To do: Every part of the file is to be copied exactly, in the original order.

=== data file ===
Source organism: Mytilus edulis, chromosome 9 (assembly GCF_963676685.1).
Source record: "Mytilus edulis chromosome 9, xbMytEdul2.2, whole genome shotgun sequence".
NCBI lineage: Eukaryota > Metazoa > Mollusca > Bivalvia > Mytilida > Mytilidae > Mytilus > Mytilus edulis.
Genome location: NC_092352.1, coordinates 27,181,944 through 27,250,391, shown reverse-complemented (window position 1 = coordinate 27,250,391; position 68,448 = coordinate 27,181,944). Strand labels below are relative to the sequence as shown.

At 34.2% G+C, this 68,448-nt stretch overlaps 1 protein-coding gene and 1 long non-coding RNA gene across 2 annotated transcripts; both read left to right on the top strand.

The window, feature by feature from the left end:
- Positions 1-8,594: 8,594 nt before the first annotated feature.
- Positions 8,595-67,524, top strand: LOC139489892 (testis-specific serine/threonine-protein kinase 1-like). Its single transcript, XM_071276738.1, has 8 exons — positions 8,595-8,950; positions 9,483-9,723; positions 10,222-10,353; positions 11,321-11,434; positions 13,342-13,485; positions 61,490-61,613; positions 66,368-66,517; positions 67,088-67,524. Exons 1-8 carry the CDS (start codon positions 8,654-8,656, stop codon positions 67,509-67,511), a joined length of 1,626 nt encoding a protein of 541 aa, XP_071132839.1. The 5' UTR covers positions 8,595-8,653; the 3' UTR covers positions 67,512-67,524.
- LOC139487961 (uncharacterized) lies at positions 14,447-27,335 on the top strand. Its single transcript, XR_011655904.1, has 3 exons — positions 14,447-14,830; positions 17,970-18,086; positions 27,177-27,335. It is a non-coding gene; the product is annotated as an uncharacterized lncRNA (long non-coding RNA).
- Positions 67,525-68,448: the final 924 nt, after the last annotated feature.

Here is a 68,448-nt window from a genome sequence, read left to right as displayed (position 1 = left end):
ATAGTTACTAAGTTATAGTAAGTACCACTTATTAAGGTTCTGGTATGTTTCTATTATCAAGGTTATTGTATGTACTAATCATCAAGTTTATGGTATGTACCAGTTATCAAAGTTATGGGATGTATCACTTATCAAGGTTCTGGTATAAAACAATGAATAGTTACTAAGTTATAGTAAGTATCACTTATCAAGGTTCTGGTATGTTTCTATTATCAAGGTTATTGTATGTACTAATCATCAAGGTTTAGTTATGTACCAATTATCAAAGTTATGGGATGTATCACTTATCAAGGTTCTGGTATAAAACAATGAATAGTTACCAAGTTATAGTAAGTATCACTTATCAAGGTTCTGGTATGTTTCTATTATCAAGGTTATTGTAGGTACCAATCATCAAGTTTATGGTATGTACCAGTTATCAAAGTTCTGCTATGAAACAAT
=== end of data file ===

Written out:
Source organism: Mytilus edulis, chromosome 9 (assembly GCF_963676685.1).
Source record: "Mytilus edulis chromosome 9, xbMytEdul2.2, whole genome shotgun sequence".
NCBI lineage: Eukaryota > Metazoa > Mollusca > Bivalvia > Mytilida > Mytilidae > Mytilus > Mytilus edulis.
Genome location: NC_092352.1, coordinates 27,181,944 through 27,250,391, shown reverse-complemented (window position 1 = coordinate 27,250,391; position 68,448 = coordinate 27,181,944). Strand labels below are relative to the sequence as shown.

At 34.2% G+C, this 68,448-nt stretch overlaps 1 protein-coding gene and 1 long non-coding RNA gene across 2 annotated transcripts; both read left to right on the top strand.

The window, feature by feature from the left end:
- Positions 1-8,594: 8,594 nt before the first annotated feature.
- Positions 8,595-67,524, top strand: LOC139489892 (testis-specific serine/threonine-protein kinase 1-like). Its single transcript, XM_071276738.1, has 8 exons — positions 8,595-8,950; positions 9,483-9,723; positions 10,222-10,353; positions 11,321-11,434; positions 13,342-13,485; positions 61,490-61,613; positions 66,368-66,517; positions 67,088-67,524. Exons 1-8 carry the CDS (start codon positions 8,654-8,656, stop codon positions 67,509-67,511), a joined length of 1,626 nt encoding a protein of 541 aa, XP_071132839.1. The 5' UTR covers positions 8,595-8,653; the 3' UTR covers positions 67,512-67,524.
- LOC139487961 (uncharacterized) lies at positions 14,447-27,335 on the top strand. Its single transcript, XR_011655904.1, has 3 exons — positions 14,447-14,830; positions 17,970-18,086; positions 27,177-27,335. It is a non-coding gene; the product is annotated as an uncharacterized lncRNA (long non-coding RNA).
- Positions 67,525-68,448: the final 924 nt, after the last annotated feature.

Here is a 68,448-nt window from a genome sequence, read left to right as displayed (position 1 = left end):
ATAGTTACTAAGTTATAGTAAGTACCACTTATTAAGGTTCTGGTATGTTTCTATTATCAAGGTTATTGTATGTACTAATCATCAAGTTTATGGTATGTACCAGTTATCAAAGTTATGGGATGTATCACTTATCAAGGTTCTGGTATAAAACAATGAATAGTTACTAAGTTATAGTAAGTATCACTTATCAAGGTTCTGGTATGTTTCTATTATCAAGGTTATTGTATGTACTAATCATCAAGGTTTAGTTATGTACCAATTATCAAAGTTATGGGATGTATCACTTATCAAGGTTCTGGTATAAAACAATGAATAGTTACCAAGTTATAGTAAGTATCACTTATCAAGGTTCTGGTATGTTTCTATTATCAAGGTTATTGTAGGTACCAATCATCAAGTTTATGGTATGTACCAGTTATCAAAGTTCTGCTATGAAACAAT